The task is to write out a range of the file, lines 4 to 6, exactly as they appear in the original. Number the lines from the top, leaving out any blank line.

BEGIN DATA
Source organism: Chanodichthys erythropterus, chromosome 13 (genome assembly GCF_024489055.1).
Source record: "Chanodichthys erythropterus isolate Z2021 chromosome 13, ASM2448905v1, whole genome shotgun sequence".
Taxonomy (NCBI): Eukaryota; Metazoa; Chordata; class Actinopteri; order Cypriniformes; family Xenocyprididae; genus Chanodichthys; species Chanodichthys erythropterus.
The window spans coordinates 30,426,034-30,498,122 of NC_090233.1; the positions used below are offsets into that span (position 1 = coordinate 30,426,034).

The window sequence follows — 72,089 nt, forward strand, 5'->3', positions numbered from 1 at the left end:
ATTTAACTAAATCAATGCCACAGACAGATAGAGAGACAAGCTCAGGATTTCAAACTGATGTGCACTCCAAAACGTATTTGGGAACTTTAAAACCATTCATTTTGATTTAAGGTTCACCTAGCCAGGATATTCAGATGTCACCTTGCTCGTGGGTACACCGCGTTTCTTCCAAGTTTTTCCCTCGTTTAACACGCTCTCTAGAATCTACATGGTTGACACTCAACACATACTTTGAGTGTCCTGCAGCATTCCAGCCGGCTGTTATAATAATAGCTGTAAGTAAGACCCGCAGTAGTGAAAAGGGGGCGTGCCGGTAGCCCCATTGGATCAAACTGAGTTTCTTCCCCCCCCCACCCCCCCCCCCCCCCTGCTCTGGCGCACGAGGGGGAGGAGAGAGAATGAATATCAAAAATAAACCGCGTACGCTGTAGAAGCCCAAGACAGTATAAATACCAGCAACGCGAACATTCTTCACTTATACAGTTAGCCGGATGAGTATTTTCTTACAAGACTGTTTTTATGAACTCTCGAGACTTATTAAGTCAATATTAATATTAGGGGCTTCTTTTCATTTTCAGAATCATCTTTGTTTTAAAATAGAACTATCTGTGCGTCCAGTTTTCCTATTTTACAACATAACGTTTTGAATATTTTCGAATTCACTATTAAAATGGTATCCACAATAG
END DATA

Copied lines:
The window spans coordinates 30,426,034-30,498,122 of NC_090233.1; the positions used below are offsets into that span (position 1 = coordinate 30,426,034).

The window sequence follows — 72,089 nt, forward strand, 5'->3', positions numbered from 1 at the left end:
ATTTAACTAAATCAATGCCACAGACAGATAGAGAGACAAGCTCAGGATTTCAAACTGATGTGCACTCCAAAACGTATTTGGGAACTTTAAAACCATTCATTTTGATTTAAGGTTCACCTAGCCAGGATATTCAGATGTCACCTTGCTCGTGGGTACACCGCGTTTCTTCCAAGTTTTTCCCTCGTTTAACACGCTCTCTAGAATCTACATGGTTGACACTCAACACATACTTTGAGTGTCCTGCAGCATTCCAGCCGGCTGTTATAATAATAGCTGTAAGTAAGACCCGCAGTAGTGAAAAGGGGGCGTGCCGGTAGCCCCATTGGATCAAACTGAGTTTCTTCCCCCCCCCACCCCCCCCCCCCCCCTGCTCTGGCGCACGAGGGGGAGGAGAGAGAATGAATATCAAAAATAAACCGCGTACGCTGTAGAAGCCCAAGACAGTATAAATACCAGCAACGCGAACATTCTTCACTTATACAGTTAGCCGGATGAGTATTTTCTTACAAGACTGTTTTTATGAACTCTCGAGACTTATTAAGTCAATATTAATATTAGGGGCTTCTTTTCATTTTCAGAATCATCTTTGTTTTAAAATAGAACTATCTGTGCGTCCAGTTTTCCTATTTTACAACATAACGTTTTGAATATTTTCGAATTCACTATTAAAATGGTATCCACAATAG